What is the general theme of this event? And why did you consider it important to organize?

Mandisa Thomas: The theme is fun, support, community. The affiliate organizer is a tour and cruise specialist. This is a good way for us to host a larger event and raise funds for the organization.

Also, it provides people the opportunity to do something that they have never done before. It was a good way for us to provide that community and connection while giving people new experiences and the opportunity to travel with a group of like-minded people.

It does incorporate the sense of community that Black Nonbelievers tries to provide as an organization.

Jacobsen:  Who will be some of the speakers? 

Thomas: Jeremiah Camara is one. He is the producer of the documentary Contradiction and the author of Holy Lockdown and The New Doubting Thomas.

Jacobsen: [Laughing] I like that. 

Thomas: [Laughing] We have Candace Gorham, who is the author of The Ebony Exodus Project. We have Monette Richards from Secular Woman. We have Larry Decker from the Secular Coalition for America.

We have Detryck von Doom, who is with the Louisville chapter of The Satanic Temple . We have a number of people, but those are our main speakers there.

Jacobsen: What topics do you consider will be some of the highlights of this 5-day event?

Thomas: Jeremiah will be discussing the new documentary Holy Hierarchy: The Religious Roots of Racism in America. We will also be emphasizing the importance of being a good ally to people of color and women.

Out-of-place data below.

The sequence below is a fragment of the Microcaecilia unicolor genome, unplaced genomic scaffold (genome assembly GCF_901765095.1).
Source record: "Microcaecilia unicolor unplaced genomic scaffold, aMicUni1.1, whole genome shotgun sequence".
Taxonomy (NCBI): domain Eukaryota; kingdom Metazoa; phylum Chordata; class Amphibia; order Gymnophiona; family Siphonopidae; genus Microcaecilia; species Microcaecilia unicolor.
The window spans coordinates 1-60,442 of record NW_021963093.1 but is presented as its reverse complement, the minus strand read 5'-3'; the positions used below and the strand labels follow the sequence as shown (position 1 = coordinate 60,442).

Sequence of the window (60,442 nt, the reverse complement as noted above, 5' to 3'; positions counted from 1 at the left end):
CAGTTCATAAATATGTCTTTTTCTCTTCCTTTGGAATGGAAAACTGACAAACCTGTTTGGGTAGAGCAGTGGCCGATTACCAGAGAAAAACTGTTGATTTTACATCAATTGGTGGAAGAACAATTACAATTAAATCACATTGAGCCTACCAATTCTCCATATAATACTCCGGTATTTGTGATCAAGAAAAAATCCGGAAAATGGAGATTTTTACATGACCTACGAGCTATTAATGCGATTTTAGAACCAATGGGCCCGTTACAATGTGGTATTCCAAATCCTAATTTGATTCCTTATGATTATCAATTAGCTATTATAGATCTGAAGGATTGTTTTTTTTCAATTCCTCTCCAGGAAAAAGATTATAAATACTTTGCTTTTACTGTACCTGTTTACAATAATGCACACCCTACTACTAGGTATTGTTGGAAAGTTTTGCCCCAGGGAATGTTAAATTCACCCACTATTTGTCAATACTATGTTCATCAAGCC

Black Nonbelievers is a member organization for Secular Coalition for America. We will be expounding on the work that Secular Woman as an organization accomplishes.

Many of the women involved in Black Nonbelievers, myself included, will be highlighting the work of women as well as other people of color. We will also be bringing attention to the authors, activists, and other talent coming from the black atheist community.

Jacobsen: What are some ways for allies to achieve better engagement?

Thomas: Healthier engagement is listening. I do not know how many times I have said that. Listen, listen, listen, to the people doing the work, what the problems are, what the issues are.

Donation also helps tremendously. Make sure that if you know anyone who is looking for a resource, you can point to us as a valuable resource. It can go towards community-building and connection efforts. A good ally should know how to listen, know when to offer input, and when not to, and also when to play a supporting role when they need you.

Jacobsen: Is this going to be an annual event following forward?

Thomas: Yes, the first event had about 36 people. The ship holds about 2,000 people [Laughing]. But yes, it was a very, very good event. We are hoping to make this annual. Also, it is important to note that people can still sign up.

Even though the deadline for the deposit has passed, it is still possible to sign up. You would just have to make a larger payment now than before.

Jacobsen: Any final thoughts based on the conversation today?

Thomas: Yes, we will be looking forward to it again. We sail out of Miami. We will go to the Dominican Republic and elsewhere. It can be an overwhelming experience, but, please, look at our website for more information on the speakers as well as the excursions and the points of destination and get ready to have a good time with us.

Jacobsen: Thank you for the opportunity and your time, Mandisa.

Thomas: Thank you.